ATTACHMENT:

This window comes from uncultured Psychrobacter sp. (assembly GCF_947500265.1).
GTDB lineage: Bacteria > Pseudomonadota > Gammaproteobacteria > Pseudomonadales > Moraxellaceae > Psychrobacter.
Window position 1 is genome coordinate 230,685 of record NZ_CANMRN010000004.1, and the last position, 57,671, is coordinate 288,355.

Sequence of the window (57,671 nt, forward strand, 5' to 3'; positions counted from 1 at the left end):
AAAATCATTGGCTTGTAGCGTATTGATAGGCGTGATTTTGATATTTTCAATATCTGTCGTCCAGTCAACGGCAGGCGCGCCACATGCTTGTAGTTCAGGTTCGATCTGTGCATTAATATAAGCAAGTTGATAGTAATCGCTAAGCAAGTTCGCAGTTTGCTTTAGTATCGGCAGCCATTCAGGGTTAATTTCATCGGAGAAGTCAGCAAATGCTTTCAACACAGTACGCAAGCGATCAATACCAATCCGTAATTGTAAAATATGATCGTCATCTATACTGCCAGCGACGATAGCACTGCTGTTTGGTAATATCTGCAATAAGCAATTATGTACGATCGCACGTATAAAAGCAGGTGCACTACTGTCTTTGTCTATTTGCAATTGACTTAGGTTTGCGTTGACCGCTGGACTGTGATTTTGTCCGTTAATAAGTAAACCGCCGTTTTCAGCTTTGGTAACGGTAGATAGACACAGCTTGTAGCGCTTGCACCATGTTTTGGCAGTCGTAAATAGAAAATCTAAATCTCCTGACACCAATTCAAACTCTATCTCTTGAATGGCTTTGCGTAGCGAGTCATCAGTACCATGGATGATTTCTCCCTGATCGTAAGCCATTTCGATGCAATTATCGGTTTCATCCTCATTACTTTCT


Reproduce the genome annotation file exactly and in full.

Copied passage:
This window comes from uncultured Psychrobacter sp. (assembly GCF_947500265.1).
GTDB lineage: Bacteria > Pseudomonadota > Gammaproteobacteria > Pseudomonadales > Moraxellaceae > Psychrobacter.
Window position 1 is genome coordinate 230,685 of record NZ_CANMRN010000004.1, and the last position, 57,671, is coordinate 288,355.

Sequence of the window (57,671 nt, forward strand, 5' to 3'; positions counted from 1 at the left end):
AAAATCATTGGCTTGTAGCGTATTGATAGGCGTGATTTTGATATTTTCAATATCTGTCGTCCAGTCAACGGCAGGCGCGCCACATGCTTGTAGTTCAGGTTCGATCTGTGCATTAATATAAGCAAGTTGATAGTAATCGCTAAGCAAGTTCGCAGTTTGCTTTAGTATCGGCAGCCATTCAGGGTTAATTTCATCGGAGAAGTCAGCAAATGCTTTCAACACAGTACGCAAGCGATCAATACCAATCCGTAATTGTAAAATATGATCGTCATCTATACTGCCAGCGACGATAGCACTGCTGTTTGGTAATATCTGCAATAAGCAATTATGTACGATCGCACGTATAAAAGCAGGTGCACTACTGTCTTTGTCTATTTGCAATTGACTTAGGTTTGCGTTGACCGCTGGACTGTGATTTTGTCCGTTAATAAGTAAACCGCCGTTTTCAGCTTTGGTAACGGTAGATAGACACAGCTTGTAGCGCTTGCACCATGTTTTGGCAGTCGTAAATAGAAAATCTAAATCTCCTGACACCAATTCAAACTCTATCTCTTGAATGGCTTTGCGTAGCGAGTCATCAGTACCATGGATGATTTCTCCCTGATCGTAAGCCATTTCGATGCAATTATCGGTTTCATCCTCATTACTTTCT